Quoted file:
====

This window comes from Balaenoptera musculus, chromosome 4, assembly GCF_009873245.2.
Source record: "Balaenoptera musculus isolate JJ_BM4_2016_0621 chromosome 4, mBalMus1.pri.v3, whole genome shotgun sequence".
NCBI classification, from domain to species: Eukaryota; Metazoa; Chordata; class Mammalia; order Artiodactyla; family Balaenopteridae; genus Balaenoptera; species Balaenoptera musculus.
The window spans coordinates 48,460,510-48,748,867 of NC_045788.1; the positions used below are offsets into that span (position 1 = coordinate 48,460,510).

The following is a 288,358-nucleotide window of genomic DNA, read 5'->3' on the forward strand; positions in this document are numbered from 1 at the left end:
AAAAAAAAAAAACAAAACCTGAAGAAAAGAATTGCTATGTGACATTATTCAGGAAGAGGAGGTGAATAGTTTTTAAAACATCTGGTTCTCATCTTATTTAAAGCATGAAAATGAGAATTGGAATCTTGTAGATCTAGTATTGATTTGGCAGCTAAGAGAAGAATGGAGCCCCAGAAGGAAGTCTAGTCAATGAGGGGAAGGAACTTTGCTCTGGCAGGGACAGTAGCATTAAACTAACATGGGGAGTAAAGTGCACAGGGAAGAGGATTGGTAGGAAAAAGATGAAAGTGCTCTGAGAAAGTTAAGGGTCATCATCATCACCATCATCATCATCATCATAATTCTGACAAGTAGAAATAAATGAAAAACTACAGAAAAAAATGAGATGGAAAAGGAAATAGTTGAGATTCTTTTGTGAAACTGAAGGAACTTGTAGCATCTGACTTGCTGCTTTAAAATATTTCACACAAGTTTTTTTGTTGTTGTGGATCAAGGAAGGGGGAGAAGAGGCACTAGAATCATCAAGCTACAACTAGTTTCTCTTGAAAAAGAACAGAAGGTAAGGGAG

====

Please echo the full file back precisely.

This window comes from Balaenoptera musculus, chromosome 4, assembly GCF_009873245.2.
Source record: "Balaenoptera musculus isolate JJ_BM4_2016_0621 chromosome 4, mBalMus1.pri.v3, whole genome shotgun sequence".
NCBI classification, from domain to species: Eukaryota; Metazoa; Chordata; class Mammalia; order Artiodactyla; family Balaenopteridae; genus Balaenoptera; species Balaenoptera musculus.
The window spans coordinates 48,460,510-48,748,867 of NC_045788.1; the positions used below are offsets into that span (position 1 = coordinate 48,460,510).

The following is a 288,358-nucleotide window of genomic DNA, read 5'->3' on the forward strand; positions in this document are numbered from 1 at the left end:
AAAAAAAAAAAACAAAACCTGAAGAAAAGAATTGCTATGTGACATTATTCAGGAAGAGGAGGTGAATAGTTTTTAAAACATCTGGTTCTCATCTTATTTAAAGCATGAAAATGAGAATTGGAATCTTGTAGATCTAGTATTGATTTGGCAGCTAAGAGAAGAATGGAGCCCCAGAAGGAAGTCTAGTCAATGAGGGGAAGGAACTTTGCTCTGGCAGGGACAGTAGCATTAAACTAACATGGGGAGTAAAGTGCACAGGGAAGAGGATTGGTAGGAAAAAGATGAAAGTGCTCTGAGAAAGTTAAGGGTCATCATCATCACCATCATCATCATCATCATAATTCTGACAAGTAGAAATAAATGAAAAACTACAGAAAAAAATGAGATGGAAAAGGAAATAGTTGAGATTCTTTTGTGAAACTGAAGGAACTTGTAGCATCTGACTTGCTGCTTTAAAATATTTCACACAAGTTTTTTTGTTGTTGTGGATCAAGGAAGGGGGAGAAGAGGCACTAGAATCATCAAGCTACAACTAGTTTCTCTTGAAAAAGAACAGAAGGTAAGGGAG